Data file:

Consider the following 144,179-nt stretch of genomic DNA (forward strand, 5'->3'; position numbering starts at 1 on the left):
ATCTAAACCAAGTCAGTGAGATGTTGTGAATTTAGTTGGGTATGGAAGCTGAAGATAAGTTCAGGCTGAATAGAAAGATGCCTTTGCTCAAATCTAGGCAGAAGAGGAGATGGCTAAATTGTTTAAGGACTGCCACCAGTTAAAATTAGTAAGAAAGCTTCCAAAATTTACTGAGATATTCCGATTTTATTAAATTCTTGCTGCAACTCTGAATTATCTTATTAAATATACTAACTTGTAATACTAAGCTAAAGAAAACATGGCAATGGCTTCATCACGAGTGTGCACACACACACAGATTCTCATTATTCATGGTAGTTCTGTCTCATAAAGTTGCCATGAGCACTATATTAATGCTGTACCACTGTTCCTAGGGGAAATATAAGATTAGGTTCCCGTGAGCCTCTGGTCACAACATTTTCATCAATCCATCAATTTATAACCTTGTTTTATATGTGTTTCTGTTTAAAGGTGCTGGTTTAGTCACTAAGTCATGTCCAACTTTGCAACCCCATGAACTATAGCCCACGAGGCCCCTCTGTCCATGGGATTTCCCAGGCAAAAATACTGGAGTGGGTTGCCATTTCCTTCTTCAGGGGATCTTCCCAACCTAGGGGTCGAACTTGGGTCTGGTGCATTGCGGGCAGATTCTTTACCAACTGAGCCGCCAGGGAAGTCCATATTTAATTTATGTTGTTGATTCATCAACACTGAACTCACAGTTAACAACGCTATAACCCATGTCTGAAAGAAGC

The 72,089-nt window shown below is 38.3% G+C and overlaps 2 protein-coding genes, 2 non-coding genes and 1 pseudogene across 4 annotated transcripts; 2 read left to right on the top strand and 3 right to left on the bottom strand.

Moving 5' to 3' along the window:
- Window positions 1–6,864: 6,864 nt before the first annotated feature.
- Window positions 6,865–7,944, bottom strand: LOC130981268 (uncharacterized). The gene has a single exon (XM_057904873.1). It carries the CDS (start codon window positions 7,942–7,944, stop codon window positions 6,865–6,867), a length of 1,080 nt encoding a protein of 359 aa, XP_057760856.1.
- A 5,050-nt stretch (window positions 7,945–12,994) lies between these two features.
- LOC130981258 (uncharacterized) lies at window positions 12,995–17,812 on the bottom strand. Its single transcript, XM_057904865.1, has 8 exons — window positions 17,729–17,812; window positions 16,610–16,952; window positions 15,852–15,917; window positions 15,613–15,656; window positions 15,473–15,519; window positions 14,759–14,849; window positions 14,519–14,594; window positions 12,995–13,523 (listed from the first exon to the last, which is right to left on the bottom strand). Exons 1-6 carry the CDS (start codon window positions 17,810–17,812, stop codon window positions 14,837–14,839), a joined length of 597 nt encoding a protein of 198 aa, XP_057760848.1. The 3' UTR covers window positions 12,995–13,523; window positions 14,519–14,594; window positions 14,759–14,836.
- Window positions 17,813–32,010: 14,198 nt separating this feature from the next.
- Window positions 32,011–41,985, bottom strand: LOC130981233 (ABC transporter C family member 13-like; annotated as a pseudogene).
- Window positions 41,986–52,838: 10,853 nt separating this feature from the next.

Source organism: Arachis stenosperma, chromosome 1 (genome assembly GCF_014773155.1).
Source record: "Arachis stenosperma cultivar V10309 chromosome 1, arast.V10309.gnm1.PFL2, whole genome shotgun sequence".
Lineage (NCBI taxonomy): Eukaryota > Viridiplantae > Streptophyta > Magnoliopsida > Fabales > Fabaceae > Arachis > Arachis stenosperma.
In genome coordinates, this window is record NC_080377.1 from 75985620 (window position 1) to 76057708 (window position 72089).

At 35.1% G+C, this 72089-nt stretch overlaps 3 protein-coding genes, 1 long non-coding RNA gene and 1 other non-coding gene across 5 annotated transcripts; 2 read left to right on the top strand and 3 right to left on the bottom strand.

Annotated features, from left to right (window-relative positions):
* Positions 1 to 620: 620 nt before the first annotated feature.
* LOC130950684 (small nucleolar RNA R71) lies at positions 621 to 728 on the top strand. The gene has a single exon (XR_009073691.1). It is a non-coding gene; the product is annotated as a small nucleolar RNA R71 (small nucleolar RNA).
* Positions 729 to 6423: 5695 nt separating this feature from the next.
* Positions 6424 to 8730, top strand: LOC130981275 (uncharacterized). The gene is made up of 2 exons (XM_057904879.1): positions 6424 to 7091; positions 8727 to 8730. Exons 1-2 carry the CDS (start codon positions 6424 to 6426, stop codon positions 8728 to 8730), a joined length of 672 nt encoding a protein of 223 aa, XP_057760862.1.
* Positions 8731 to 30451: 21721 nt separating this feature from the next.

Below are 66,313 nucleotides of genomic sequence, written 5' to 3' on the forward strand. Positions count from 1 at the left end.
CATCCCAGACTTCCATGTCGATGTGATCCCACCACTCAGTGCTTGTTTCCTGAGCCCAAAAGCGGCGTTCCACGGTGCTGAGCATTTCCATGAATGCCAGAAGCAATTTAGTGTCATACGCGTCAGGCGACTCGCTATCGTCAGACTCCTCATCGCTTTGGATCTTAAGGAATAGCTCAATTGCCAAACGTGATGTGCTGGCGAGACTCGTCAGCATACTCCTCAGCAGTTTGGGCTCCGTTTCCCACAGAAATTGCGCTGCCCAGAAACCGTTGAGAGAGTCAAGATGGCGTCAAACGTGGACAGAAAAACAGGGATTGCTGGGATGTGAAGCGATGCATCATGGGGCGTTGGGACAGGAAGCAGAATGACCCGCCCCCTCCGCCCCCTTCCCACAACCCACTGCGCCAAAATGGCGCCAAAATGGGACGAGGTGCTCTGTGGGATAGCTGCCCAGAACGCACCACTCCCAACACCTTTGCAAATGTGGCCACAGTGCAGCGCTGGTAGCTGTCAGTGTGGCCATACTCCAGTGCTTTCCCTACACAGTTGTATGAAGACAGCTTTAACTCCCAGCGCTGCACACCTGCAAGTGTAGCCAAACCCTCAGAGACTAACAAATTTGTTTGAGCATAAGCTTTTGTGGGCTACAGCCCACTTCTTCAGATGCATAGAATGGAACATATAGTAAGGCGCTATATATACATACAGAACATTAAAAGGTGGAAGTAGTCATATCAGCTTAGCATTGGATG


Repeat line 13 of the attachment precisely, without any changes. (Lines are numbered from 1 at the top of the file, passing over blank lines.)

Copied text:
Source record: "Arachis stenosperma cultivar V10309 chromosome 1, arast.V10309.gnm1.PFL2, whole genome shotgun sequence".